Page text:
“When Dick came to our team, he told us we could win the championship but we weren’t going to do it right out of the gate,” remembered Dixon. “We were going to have to learn how to race and how to win. The first season we finished third, the next season we were second, and the next season we finished first. Dick wasn’t interested in what the latest trick part was; he wanted a proven product and then would do a better job refining the setup than anyone else to get the most out of it.

"The story I always tell people about Dick is that I was the first guy to run a 4.40 [elapsed time], with Armstrong tuning in 1999. Dick came on board at the end of that year and I didn’t run another 4.40 until 2005, but do you know how many races I won without running a 4.40? [I do; 30.] We were going down the track almost every run and I loved that. It taught me so much.”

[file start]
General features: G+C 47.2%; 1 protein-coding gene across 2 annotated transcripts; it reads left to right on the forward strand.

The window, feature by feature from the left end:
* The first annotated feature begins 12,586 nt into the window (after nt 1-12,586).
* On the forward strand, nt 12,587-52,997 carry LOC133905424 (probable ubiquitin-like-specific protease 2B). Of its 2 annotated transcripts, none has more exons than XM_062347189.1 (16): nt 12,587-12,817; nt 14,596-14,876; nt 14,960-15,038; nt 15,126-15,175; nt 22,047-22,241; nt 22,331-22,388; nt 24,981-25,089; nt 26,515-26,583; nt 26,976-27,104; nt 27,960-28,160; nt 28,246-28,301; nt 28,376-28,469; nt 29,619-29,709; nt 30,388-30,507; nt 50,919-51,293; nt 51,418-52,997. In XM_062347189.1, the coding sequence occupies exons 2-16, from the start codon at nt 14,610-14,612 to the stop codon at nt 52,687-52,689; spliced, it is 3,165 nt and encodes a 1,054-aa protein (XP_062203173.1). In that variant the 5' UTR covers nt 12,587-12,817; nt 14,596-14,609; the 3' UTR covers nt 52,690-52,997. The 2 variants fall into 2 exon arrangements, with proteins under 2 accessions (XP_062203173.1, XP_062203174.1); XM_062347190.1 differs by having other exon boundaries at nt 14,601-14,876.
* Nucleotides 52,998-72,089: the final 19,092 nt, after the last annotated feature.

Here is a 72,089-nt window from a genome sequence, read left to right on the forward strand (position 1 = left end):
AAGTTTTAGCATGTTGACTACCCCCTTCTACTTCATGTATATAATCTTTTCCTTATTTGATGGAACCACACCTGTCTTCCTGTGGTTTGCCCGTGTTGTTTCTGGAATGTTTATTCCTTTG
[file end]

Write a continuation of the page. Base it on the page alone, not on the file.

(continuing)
LaHaie remained an occasional visitor to the races after he retired, visiting with Kim in 2007 when she worked with Richards on the Budweiser Top Fuel team, with Connie Kalitta that same year, and brought his magnificent Crossley to Gainesville in 2011, where he was saluted on the starting line. Health issues in the following years restricted his ability to travel and he underwent a lung transplant in 2015.

Despite his passing, LaHaie will still hold a firm place in our hearts and memories. His family-won championship (as part of the Larry Minor organization) was one of the last of its kind. He came from an era when the driver and mechanic were usually one and the same (although subsequent champs like Del Worsham still liked to get their hands dirty while driving), but LaHaie was a modern throwback who still did both on the verge of the chasm that soon separated the driver from many mechanical responsibilities. He was a guy who could -– and did -– do it all. He’ll be missed.